The second paragraph makes vague, unreferenced claims as to the benefits of fish oil pills and vitamin supplements. The booklet, on page 11, does have a “References” section. They are all books and reports rather than scientific studies. Some are written by Amanda Geary, one is the popular book Potatoes not Prozac by K DesMaisons, and (best of all, perhaps), one reference material for this booklet is Optimum Nutrition for the Mind by Patrick Holford. If you’ve ever read the HolfordWatch blog then you will know how reliable the information gleaned from this book is likely to be. There is also a category on the badscience.net blog and a chapter in the Bad Science book that deal with Holford.
*The “useful organisations” include a website of the Institute for Optimum Nutrition [www.mentalhealthproject.com], BANT, and Food for the Brain. Not knowing who was involved in putting together the information for this booklet did not hinder me in appraising the info. But seeing the extent to which Holfordism was indirectly referenced in the “useful organisations” section was a useful pointer as to where they were coming from. When I looked at the back page, I noticed that the author of the booklet was named as Amanda Geary, and according to Google she is a Nutritional Therapist. Her website is here. She is the founder of the Food and Mood project. It would have been much easier to just look for the author’s name and Google them – but not as much fun as reading the booklet and trying to work out why the author had recommended going to see an NT and get advice on supplements (not to mention the references to amalgam causing physical and mental symptoms).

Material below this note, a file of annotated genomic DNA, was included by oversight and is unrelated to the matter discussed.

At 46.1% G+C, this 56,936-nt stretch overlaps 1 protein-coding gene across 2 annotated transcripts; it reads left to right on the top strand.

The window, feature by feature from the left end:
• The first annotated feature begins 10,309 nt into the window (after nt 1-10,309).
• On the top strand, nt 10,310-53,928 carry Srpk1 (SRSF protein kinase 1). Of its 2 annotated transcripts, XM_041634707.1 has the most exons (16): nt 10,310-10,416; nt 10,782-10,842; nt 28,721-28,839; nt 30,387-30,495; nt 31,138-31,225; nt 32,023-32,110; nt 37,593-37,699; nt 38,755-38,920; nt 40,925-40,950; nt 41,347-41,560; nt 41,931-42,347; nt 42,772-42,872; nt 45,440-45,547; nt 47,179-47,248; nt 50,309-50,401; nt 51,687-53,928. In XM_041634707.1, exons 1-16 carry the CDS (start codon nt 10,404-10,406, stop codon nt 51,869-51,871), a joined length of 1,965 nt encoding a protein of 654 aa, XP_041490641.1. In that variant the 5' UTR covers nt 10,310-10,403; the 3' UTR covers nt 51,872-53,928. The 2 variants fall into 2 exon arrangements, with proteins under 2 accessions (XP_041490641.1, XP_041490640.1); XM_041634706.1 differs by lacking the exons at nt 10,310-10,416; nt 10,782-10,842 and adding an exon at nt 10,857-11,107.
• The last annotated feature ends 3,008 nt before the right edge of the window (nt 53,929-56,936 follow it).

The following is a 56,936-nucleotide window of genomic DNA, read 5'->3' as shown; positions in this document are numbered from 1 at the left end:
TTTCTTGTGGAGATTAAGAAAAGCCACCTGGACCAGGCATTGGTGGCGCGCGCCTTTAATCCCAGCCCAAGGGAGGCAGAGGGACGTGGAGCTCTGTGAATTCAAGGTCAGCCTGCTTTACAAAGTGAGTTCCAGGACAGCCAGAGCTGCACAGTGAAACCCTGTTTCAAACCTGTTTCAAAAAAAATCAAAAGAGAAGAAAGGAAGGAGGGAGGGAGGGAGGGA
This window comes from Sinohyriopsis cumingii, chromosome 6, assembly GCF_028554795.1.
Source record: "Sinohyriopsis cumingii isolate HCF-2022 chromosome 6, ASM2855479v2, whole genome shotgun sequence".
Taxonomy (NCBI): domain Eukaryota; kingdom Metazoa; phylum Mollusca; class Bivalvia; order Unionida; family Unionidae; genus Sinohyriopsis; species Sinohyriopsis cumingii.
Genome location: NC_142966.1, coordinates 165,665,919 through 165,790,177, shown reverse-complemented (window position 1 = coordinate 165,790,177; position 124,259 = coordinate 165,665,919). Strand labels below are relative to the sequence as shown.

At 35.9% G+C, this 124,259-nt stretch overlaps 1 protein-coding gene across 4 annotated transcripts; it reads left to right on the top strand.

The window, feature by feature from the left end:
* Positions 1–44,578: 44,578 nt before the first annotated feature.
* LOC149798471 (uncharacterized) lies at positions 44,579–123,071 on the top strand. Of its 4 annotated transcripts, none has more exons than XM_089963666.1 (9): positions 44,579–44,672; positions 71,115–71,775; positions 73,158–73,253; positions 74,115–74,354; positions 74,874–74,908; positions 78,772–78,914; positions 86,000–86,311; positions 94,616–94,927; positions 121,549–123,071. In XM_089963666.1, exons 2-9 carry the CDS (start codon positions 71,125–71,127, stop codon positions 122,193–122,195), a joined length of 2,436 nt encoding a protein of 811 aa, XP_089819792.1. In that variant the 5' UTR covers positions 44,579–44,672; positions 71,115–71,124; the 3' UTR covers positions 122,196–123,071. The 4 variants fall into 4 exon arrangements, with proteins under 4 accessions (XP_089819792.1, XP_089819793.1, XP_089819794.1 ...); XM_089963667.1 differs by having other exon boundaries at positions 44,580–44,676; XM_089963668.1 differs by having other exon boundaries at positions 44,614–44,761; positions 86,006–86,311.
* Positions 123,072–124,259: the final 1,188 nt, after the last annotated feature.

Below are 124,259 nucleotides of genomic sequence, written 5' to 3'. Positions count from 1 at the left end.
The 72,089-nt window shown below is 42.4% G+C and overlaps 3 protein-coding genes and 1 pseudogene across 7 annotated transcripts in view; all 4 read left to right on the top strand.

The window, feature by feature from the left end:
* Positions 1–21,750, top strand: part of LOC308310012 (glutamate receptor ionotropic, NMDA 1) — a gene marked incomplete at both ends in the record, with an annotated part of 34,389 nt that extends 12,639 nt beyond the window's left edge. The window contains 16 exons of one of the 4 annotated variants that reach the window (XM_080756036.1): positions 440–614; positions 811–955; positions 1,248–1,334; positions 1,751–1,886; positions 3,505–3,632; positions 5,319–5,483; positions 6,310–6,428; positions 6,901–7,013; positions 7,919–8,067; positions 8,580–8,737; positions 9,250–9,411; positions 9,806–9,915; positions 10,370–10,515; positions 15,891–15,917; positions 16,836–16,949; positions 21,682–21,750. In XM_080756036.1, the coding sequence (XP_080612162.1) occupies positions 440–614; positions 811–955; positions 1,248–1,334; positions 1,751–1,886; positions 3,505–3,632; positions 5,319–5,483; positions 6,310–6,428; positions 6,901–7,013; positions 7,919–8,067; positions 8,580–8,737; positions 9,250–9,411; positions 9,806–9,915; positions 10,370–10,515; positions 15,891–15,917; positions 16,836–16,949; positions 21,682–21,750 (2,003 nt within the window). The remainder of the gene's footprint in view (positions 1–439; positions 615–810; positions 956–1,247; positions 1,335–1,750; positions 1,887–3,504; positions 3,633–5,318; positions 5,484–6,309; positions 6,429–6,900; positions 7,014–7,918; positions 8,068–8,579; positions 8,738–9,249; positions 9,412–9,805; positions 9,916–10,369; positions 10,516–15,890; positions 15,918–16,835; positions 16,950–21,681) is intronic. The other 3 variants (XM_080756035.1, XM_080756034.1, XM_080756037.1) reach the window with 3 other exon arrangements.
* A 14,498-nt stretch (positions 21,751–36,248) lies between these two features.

My beef here is the extent to which Nutritionism has insinuated itself into charities, the media and (most of all) the nation’s consciousness. Anyone reading that booklet who wasn’t aware of the facts might easily assume that NTs had to have a certain amount of training, were properly regulated, and had no financial links to food supplements companies or pill manufacturers. Trade associations such as BANT and high-profile media nutritionists help to foster assumptions such as these and the media gives them a platform to do so.
Here is an online version of the booklet. Slightly different to the print version I’ve picked up, but essentially the same basic info.
The EU directive that was enshrined in UK law as the Food Supplement Regulations is here as a PDF and Article 7 is relevant to explicit or implicit statements regarding the inability of a balanced diet to supply adequate nutrition. EU pdf. If you look out for elements of this directive being broken by food supplement companies, then you can complain to Trading Standards. Or tell the firm in question – depends how generous you are feeling I guess.
A late addition: I found a post on HolfordWatch pointing out that Mind are affiliated with Food for the Brain – Holford uses “crazy” as a diagnostic term for schizophrenic people.
Some colleges offering nutritional training. Approach with caution.
College of Natural Nutrition
Plaskett Nutritional Medicine College
College of Naturopathic Medicine
College of Nutrition and Natural Therapy
Raworth College of Natural Nutrition and Sports Therapies
Northern College of Acupuncture